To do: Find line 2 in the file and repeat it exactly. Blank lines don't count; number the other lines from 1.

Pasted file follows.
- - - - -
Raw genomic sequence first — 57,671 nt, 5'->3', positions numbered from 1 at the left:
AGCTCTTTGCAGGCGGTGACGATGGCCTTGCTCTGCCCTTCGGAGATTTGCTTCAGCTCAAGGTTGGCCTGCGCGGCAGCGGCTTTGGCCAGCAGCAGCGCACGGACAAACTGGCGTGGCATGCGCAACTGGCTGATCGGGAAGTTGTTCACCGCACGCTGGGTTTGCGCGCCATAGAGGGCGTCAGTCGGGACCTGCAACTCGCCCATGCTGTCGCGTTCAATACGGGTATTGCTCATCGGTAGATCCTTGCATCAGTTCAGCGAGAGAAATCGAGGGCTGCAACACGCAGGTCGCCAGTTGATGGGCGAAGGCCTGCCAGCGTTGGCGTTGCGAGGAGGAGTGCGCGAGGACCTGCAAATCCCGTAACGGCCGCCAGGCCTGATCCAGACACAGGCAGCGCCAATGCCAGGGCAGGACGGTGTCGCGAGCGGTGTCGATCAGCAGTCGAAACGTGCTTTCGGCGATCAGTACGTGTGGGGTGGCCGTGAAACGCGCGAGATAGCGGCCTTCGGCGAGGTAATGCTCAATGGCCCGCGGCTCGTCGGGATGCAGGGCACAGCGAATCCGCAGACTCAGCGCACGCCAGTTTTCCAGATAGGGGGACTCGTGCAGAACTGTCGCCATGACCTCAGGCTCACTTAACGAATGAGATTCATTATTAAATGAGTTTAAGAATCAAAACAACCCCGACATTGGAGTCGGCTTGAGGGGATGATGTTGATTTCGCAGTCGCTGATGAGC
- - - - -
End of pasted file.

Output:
AGCTCTTTGCAGGCGGTGACGATGGCCTTGCTCTGCCCTTCGGAGATTTGCTTCAGCTCAAGGTTGGCCTGCGCGGCAGCGGCTTTGGCCAGCAGCAGCGCACGGACAAACTGGCGTGGCATGCGCAACTGGCTGATCGGGAAGTTGTTCACCGCACGCTGGGTTTGCGCGCCATAGAGGGCGTCAGTCGGGACCTGCAACTCGCCCATGCTGTCGCGTTCAATACGGGTATTGCTCATCGGTAGATCCTTGCATCAGTTCAGCGAGAGAAATCGAGGGCTGCAACACGCAGGTCGCCAGTTGATGGGCGAAGGCCTGCCAGCGTTGGCGTTGCGAGGAGGAGTGCGCGAGGACCTGCAAATCCCGTAACGGCCGCCAGGCCTGATCCAGACACAGGCAGCGCCAATGCCAGGGCAGGACGGTGTCGCGAGCGGTGTCGATCAGCAGTCGAAACGTGCTTTCGGCGATCAGTACGTGTGGGGTGGCCGTGAAACGCGCGAGATAGCGGCCTTCGGCGAGGTAATGCTCAATGGCCCGCGGCTCGTCGGGATGCAGGGCACAGCGAATCCGCAGACTCAGCGCACGCCAGTTTTCCAGATAGGGGGACTCGTGCAGAACTGTCGCCATGACCTCAGGCTCACTTAACGAATGAGATTCATTATTAAATGAGTTTAAGAATCAAAACAACCCCGACATTGGAGTCGGCTTGAGGGGATGATGTTGATTTCGCAGTCGCTGATGAGC